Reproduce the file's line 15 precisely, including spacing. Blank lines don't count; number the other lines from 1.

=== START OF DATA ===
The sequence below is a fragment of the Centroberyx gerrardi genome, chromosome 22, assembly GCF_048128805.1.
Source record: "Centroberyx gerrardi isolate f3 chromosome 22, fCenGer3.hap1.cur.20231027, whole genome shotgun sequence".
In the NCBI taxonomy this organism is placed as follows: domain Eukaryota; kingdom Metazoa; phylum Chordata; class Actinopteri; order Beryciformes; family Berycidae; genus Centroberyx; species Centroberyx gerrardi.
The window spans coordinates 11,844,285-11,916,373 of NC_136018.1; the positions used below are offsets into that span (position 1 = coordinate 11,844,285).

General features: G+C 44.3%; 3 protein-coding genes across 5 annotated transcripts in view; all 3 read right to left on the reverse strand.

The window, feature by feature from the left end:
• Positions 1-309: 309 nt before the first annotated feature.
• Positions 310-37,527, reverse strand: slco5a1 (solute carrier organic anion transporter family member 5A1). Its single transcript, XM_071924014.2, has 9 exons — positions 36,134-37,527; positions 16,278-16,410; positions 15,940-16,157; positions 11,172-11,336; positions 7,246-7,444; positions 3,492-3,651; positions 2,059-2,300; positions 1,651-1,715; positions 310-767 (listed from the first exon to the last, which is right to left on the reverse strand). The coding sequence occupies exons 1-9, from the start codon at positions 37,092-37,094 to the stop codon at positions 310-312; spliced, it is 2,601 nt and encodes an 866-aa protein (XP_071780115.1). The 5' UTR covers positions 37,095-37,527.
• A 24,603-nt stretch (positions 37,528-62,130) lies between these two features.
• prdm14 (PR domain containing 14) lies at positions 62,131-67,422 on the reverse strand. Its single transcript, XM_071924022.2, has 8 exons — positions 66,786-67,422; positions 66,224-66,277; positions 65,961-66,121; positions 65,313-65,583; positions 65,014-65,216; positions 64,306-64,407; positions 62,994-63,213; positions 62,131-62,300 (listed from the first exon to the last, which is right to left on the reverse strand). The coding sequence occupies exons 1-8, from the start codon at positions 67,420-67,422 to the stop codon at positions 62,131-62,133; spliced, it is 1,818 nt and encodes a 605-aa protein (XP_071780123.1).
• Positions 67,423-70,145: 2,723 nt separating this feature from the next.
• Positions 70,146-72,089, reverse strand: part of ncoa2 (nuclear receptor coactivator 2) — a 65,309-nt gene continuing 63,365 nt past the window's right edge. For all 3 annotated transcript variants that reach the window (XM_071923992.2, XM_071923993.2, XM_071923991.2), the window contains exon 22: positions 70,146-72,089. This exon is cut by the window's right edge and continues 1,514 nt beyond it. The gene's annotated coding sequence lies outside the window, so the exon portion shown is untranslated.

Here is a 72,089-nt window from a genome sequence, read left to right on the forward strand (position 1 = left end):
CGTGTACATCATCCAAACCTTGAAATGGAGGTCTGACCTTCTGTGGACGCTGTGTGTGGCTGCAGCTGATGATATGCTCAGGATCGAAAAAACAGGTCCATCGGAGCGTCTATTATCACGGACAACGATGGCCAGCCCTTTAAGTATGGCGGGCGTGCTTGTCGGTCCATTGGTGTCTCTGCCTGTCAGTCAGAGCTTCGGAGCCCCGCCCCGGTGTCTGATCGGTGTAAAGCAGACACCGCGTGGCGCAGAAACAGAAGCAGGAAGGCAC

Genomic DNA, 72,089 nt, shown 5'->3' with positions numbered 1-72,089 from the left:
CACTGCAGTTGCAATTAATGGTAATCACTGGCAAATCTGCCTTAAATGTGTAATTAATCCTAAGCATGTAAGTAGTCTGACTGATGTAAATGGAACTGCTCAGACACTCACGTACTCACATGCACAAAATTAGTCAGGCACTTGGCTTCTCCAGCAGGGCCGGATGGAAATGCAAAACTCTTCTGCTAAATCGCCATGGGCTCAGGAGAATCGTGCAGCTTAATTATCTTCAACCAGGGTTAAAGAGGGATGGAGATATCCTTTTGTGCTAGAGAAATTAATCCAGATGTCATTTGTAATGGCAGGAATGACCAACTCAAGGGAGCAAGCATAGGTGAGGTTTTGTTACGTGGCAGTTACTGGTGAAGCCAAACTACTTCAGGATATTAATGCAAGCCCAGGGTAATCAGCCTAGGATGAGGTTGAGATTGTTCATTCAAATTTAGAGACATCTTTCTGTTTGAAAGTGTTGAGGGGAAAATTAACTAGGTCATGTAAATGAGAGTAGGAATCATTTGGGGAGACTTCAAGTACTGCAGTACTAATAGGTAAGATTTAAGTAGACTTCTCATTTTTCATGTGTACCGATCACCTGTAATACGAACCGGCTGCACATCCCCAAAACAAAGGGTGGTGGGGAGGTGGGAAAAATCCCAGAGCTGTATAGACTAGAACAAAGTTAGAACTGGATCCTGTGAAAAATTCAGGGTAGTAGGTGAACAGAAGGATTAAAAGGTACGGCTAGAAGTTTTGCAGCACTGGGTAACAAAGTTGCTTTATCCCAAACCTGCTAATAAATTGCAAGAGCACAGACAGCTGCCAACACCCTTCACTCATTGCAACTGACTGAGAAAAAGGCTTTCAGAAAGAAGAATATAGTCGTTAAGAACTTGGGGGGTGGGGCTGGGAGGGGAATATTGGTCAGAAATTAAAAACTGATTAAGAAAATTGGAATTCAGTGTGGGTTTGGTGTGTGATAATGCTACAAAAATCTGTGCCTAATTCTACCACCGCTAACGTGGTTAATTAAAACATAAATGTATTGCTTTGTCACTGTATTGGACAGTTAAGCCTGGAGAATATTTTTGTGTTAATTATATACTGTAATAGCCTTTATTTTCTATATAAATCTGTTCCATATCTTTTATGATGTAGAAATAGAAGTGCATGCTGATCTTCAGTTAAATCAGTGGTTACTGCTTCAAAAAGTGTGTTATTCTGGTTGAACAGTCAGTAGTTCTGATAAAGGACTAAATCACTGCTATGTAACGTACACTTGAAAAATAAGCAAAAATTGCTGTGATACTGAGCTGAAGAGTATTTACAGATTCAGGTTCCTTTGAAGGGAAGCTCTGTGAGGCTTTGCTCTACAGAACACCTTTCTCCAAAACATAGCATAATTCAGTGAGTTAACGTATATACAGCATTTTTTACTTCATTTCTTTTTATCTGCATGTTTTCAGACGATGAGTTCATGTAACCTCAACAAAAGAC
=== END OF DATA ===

Genomic DNA, 72,089 nt, shown 5'->3' with positions numbered 1-72,089 from the left: